#ExtCmd         ECho    1       nobody  /bin/echo echo \%U \%u \%S \%s \%P \%p \%R \%r \%T \%t \%\% \%0 \%{1:foobar} \%{2} \%3 \%4 \%5
# Node ID.
NodeId          "\nBARE:GB7MBC-1"
#NodeId         \033[01;31m***\033[0m
# Netrom port name. This port is used for outgoing netrom connects.
NrPort          netrom
# Logging level
LogLevel        3
# The escape character (CTRL-T)
EscapeChar      ^T
# Resolve ip numbers to addresses?
ResolveAddrs    off
# Node prompt.
#NodePrompt     "\n"
#NodePrompt     "%s@%h \%i> "
NodePrompt      "\nBARE:GB7MBC-1 \%i > "

This should be fairly obvious I hope.

Getting it all running

Ok, now we have all the relevant files configured, the next step is to get it all running.

The first thing to do is attach the TNC's. Your TNC's should be in KISS mode and connected to the serial ports involved.

You now use the 'kissattach' command to connect the TNC's to the system like this …

     kissattach /dev/ttyS0 2m
     kissattach /dev/ttyS1 4m

Assuming that is your IP address. The devices ttyS0 and ttyS1 are com1 and com2 respectively. Now we can set some parameters …

     kissparms -p 2m -t 150 -l 150 -s 50 -r 50
     kissparms -p 4m -t 150 -l 150 -s 50 -r 50

The command 'man kissparms' will give you the explanation of the switches.

Now we need to attach the NET/ROM ports in the same way …

     nrattach netrom
     nrattach netrom2

All of the above can be put in a file and called from /etc/rc.d/rc.local. Put all the above commands in a file called rc.ax25 and put a line in rc.local to call it.

Now you can start the daemons that set everything in motion …

     netromd -i

All should now be running. All that remains is to get the node working for telnet connections. If nothing else, this will allow you to connect to the node yourself to check on connection status etc. There are 2 files that need to be edited.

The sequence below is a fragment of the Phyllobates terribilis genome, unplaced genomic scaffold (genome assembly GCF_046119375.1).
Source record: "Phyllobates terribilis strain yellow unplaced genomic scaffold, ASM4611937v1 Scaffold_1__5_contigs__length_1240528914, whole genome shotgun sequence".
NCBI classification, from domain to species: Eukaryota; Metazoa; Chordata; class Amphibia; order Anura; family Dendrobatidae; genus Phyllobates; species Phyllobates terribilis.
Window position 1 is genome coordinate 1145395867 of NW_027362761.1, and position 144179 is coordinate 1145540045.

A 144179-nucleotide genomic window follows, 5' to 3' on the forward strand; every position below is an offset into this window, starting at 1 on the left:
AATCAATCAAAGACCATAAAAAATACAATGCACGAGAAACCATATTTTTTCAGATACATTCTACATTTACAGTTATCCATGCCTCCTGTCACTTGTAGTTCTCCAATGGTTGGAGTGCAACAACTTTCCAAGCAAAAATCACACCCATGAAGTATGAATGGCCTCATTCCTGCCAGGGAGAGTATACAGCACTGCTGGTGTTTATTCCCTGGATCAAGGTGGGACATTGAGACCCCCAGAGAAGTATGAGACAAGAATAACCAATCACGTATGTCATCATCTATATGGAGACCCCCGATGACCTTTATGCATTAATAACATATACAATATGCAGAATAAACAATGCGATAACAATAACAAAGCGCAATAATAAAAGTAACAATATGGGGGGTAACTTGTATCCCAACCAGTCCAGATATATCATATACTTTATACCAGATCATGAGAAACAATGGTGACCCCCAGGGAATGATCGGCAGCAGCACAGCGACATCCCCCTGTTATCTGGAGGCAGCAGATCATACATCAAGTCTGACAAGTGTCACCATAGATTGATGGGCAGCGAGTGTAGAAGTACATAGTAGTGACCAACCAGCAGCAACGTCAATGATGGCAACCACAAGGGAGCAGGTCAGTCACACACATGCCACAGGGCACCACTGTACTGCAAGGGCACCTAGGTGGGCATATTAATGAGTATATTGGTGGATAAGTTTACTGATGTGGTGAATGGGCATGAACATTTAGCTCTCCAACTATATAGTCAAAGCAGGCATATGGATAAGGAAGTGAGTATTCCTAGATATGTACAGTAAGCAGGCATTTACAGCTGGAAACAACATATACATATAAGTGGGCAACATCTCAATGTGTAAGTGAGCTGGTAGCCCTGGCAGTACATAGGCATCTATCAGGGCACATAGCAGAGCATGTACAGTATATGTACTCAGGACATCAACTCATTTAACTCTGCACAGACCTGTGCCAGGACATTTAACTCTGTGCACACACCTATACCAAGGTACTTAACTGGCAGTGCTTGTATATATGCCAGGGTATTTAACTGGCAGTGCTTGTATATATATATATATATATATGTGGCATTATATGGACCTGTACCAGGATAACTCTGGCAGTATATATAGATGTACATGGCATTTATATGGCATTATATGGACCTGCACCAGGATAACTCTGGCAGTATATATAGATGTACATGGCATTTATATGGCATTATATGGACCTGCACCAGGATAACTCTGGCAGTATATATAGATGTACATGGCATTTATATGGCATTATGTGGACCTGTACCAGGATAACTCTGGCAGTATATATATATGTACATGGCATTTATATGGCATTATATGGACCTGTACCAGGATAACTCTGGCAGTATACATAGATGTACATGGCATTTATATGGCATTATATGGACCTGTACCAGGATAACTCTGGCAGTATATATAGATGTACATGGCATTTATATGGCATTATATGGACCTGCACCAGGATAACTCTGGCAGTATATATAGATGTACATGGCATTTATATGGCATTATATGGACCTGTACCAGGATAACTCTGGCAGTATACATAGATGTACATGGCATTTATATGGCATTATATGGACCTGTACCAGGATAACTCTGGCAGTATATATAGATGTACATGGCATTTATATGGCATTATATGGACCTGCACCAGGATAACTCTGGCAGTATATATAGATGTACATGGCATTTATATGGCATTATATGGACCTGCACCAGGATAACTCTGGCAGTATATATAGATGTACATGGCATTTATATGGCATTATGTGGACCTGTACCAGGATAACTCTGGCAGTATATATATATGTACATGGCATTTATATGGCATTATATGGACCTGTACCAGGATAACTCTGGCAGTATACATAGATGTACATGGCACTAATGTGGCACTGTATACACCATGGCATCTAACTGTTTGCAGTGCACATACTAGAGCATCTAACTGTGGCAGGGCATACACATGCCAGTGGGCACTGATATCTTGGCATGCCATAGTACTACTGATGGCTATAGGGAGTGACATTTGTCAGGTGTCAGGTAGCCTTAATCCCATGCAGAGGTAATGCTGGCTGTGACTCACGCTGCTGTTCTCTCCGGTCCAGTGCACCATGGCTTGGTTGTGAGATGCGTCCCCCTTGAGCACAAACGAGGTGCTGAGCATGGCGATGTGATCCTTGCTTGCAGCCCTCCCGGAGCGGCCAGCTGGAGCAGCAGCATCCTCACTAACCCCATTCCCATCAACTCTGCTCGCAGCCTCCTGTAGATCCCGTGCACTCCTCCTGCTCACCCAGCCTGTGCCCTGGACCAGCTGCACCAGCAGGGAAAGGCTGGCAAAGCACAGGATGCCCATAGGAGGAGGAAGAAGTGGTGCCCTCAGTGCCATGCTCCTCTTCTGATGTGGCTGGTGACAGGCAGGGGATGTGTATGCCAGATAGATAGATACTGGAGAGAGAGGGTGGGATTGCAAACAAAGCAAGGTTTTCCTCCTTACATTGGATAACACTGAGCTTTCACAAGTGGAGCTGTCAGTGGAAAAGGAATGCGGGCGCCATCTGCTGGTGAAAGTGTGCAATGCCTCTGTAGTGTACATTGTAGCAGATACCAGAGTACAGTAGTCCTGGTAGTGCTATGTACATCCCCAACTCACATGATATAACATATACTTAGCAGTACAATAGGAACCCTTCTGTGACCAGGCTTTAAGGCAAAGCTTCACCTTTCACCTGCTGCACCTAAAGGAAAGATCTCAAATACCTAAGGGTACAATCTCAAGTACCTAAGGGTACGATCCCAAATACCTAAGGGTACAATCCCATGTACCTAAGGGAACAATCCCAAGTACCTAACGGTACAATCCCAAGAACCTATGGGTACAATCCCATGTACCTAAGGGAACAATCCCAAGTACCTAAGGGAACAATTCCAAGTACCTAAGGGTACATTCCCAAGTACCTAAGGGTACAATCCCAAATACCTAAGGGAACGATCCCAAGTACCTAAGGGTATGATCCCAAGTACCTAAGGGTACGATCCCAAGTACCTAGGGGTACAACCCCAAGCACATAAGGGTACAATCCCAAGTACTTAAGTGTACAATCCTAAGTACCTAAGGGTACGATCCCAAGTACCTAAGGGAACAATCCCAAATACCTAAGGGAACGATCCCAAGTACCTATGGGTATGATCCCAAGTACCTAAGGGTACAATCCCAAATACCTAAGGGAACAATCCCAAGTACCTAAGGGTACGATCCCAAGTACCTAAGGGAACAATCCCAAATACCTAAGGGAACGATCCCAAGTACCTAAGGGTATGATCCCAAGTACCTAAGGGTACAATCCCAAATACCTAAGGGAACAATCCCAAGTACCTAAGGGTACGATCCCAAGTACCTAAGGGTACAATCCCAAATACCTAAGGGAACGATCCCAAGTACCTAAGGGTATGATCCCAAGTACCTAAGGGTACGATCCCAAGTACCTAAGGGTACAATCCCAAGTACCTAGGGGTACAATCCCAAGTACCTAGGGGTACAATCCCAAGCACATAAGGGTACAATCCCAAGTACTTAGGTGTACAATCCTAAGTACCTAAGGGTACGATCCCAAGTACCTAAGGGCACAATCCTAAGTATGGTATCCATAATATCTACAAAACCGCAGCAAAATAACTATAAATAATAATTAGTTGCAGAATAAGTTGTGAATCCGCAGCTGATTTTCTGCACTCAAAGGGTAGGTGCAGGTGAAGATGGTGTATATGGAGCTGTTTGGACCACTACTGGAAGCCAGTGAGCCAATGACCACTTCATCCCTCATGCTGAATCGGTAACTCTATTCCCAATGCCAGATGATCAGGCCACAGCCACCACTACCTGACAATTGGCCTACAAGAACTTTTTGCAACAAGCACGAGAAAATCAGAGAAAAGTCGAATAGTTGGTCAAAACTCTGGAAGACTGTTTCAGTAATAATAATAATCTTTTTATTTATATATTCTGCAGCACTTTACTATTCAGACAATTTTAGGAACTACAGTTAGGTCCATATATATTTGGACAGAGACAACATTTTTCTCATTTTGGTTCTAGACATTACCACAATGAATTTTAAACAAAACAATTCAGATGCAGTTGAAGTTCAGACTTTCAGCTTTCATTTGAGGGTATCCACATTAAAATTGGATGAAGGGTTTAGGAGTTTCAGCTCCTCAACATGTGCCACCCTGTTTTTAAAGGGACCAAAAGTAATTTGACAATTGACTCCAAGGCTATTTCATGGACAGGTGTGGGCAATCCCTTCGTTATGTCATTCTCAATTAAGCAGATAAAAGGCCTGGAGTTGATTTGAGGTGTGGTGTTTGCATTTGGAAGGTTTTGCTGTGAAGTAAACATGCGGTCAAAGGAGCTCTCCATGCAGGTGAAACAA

First edit /etc/services and add

     node    3000/tcp     #OH2BNS's Node Software

Assuming you want it to run on port 3000

Now cd /etc/xinetd.d and edit a new file called node. It should look like this …

     # default: on
     #       unencrypted username/password pairs for authentication.
     service node
             socket_type     = stream
             wait            = no
             user            = root
             server          = /usr/sbin/node
             log_on_failure  += USERID
             disable         = no

You now need to restart the xinetd daemon. First find out what the PID is like so ..

     ps auxw |grep xinetd

You will get a reply something like this …

     root       592  0.0  0.1  2256  620 ?        S    Feb07   0:00 xinetd -stayalive -reuse -pidfile /var/run/

The PID or Process ID is 592 in this case so now we can issue the command …

     kill -HUP 592

All should now be operational and you should be able to log into the node by using a telnet session to the relevant port, like so …

     telnet localhost 3000

If that works, you are just about there. you should (assuming you have radios connected to the TNC's) be able to connect out to other stations and receive incoming ax25 and netrom connections.

packet/customserver.txt · Last modified: 2023/07/13 08:35 by m0ukf